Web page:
- Regular and irregular verbs
- Action and state verbs
- Auxiliary verbs and main verbs
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There are several types of verbs in English with different use and forms.
Regular and irregular verbs
The past tense and past participle of English verbs can be regular (started - started) and irregular (gave - given). The past participle is used in perfect tenses and the passive voice.
I started to play tennis when I was eleven.
The show hasn't started yet.
I gave my daughter golden earrings.
She was given a lot of presents for her birthday.
List of regular English verbs with spelling changes (dry - dried, stop - stopped...).
List of irregular English verbs in the past tense and past participle (do - did - done...).
Action and state verbs
The action verb expresses some activity or event and can be used in the simple and continuous.
I watch some sports on TV nearly every day.
I was watching tennis at 10 o'clock.
The state verbs are not usually used in the continuous. If we use them in the continuous, they change their meaning.
I have a new shower in my bathroom.
I am having a shower. I can't pick up the phone.
Read more: English verbs: action and state Verbs used in continuous tenses.
See also: English verb tenses A quick review of all English tenses.
Auxiliary (or helping) verbs
They combine with main verbs to help them express some grammatical meaning. The auxiliary verbs in English are: be, do, have and also modal auxiliary verbs (see below).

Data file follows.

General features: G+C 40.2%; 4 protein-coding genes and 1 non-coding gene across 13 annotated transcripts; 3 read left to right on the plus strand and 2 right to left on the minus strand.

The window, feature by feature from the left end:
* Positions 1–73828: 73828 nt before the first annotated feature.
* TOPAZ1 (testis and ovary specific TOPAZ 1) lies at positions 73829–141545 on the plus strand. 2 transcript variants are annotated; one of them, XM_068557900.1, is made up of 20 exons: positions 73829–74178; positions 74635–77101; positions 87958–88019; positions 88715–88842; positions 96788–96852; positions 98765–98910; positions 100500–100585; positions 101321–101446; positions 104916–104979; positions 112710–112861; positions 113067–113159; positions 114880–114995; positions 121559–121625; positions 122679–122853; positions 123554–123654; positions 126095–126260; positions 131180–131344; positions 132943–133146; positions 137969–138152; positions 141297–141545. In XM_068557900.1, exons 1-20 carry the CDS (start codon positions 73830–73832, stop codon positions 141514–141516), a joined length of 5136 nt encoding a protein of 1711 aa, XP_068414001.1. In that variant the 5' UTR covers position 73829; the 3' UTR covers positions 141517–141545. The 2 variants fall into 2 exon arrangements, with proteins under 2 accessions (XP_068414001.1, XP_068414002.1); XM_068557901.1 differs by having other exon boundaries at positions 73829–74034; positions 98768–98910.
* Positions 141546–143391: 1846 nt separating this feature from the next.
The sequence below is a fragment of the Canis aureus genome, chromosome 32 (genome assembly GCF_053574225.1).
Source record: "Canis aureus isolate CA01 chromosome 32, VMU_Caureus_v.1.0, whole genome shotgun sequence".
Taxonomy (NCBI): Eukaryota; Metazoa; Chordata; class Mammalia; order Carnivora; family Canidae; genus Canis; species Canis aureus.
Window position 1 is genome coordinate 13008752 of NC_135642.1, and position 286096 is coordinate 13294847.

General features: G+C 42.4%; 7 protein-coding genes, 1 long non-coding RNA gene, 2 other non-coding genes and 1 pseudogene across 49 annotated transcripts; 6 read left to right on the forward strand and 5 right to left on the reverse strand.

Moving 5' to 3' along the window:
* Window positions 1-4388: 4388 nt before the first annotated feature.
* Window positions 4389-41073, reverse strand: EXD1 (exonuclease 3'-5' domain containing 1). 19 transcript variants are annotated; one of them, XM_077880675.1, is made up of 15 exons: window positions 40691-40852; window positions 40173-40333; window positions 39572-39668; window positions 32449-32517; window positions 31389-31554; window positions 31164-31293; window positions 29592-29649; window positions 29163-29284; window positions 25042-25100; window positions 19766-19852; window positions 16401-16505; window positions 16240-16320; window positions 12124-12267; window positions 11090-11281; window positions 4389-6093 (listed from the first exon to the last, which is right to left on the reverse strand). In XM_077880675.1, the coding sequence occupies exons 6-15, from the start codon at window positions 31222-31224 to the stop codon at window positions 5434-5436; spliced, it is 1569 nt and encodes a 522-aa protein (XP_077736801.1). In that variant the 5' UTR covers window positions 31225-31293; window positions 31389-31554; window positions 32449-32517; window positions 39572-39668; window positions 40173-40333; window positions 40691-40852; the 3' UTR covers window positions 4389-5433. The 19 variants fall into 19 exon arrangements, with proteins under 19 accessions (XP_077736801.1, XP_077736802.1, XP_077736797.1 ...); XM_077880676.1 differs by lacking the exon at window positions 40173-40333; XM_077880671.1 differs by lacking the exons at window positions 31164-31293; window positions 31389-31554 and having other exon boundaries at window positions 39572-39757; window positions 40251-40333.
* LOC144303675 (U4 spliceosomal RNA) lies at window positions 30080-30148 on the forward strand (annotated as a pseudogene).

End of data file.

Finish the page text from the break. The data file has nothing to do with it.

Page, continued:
I am flying to Barcelona next week.
Where did you buy such a delicious pizza?
I have never eaten such a delicious dessert.
Auxiliary verb to be
The English verb to be is the most common auxiliary (helping) verb in English. It is used to form continuous tenses and the passive voice.
Josh has been living in Italy for a year now.
Your parcel will be delivered tomorrow.
Be + infinitive is used to express some special meanings.
Mr. Clark is to arrive in fifteen minutes.
The show was about to start when we sat down.
Read more: English verbs: auxiliary verb to be
Compare: English verbs: linking verb to be
Modal auxiliary verbs
Modal auxiliary verbs combine with main verbs and are used for various meanings: ability, possiblity, probability, certainty, permission, prohibition, obligation, opinion, speculation, etc. Unlike other verbs, they do not change to form different tenses. All modal verbs can refer to the present or future and some of them can refer to the past.
I can help you with the heavy bag now.
I can come tomorrow. Will you be at home?
I could go there because I had a permission.
Read more: Modal verbs in English
Most English verbs are main verbs. They have their own meaning, because they describe an action or a state (read more about action and state verbs below).
I study English grammar.
You will need new shoes in winter.
This house belonged to my grandmother.
I have always wanted to work at a hotel.
Some main verbs are used as linking verbs. They connect the subject of a sentence with further information about the subject.
You look pretty in the new dress.
Not all our dreams come true.
Linking verb to be
The most common linking verb is the verb to be. It is used to express the existence of a person or thing, describe a subject, express a state, age, size, weight, etc.
We were in Barcelona last week.
Terry is my best friend.
Verb to be Present simple Affirmative, negative and question forms.
Verb to be Past simple Affirmative, negative and question forms.
English verb to be: all forms Verb to be in all tenses and forms.